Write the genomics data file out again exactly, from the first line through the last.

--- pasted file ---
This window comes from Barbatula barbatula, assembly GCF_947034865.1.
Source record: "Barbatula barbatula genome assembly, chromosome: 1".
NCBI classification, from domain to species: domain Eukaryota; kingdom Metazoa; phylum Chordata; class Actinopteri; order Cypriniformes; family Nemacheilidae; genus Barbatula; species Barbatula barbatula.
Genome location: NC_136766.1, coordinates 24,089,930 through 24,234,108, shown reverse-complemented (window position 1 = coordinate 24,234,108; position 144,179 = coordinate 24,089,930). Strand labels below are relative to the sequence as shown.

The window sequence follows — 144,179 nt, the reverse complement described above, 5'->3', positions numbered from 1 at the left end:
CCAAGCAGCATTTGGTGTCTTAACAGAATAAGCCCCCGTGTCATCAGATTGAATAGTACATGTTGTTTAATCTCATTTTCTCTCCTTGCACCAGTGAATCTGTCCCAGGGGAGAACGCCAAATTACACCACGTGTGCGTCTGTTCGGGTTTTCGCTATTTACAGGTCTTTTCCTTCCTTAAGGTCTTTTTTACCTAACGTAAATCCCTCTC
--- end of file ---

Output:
This window comes from Barbatula barbatula, assembly GCF_947034865.1.
Source record: "Barbatula barbatula genome assembly, chromosome: 1".
NCBI classification, from domain to species: domain Eukaryota; kingdom Metazoa; phylum Chordata; class Actinopteri; order Cypriniformes; family Nemacheilidae; genus Barbatula; species Barbatula barbatula.
Genome location: NC_136766.1, coordinates 24,089,930 through 24,234,108, shown reverse-complemented (window position 1 = coordinate 24,234,108; position 144,179 = coordinate 24,089,930). Strand labels below are relative to the sequence as shown.

The window sequence follows — 144,179 nt, the reverse complement described above, 5'->3', positions numbered from 1 at the left end:
CCAAGCAGCATTTGGTGTCTTAACAGAATAAGCCCCCGTGTCATCAGATTGAATAGTACATGTTGTTTAATCTCATTTTCTCTCCTTGCACCAGTGAATCTGTCCCAGGGGAGAACGCCAAATTACACCACGTGTGCGTCTGTTCGGGTTTTCGCTATTTACAGGTCTTTTCCTTCCTTAAGGTCTTTTTTACCTAACGTAAATCCCTCTC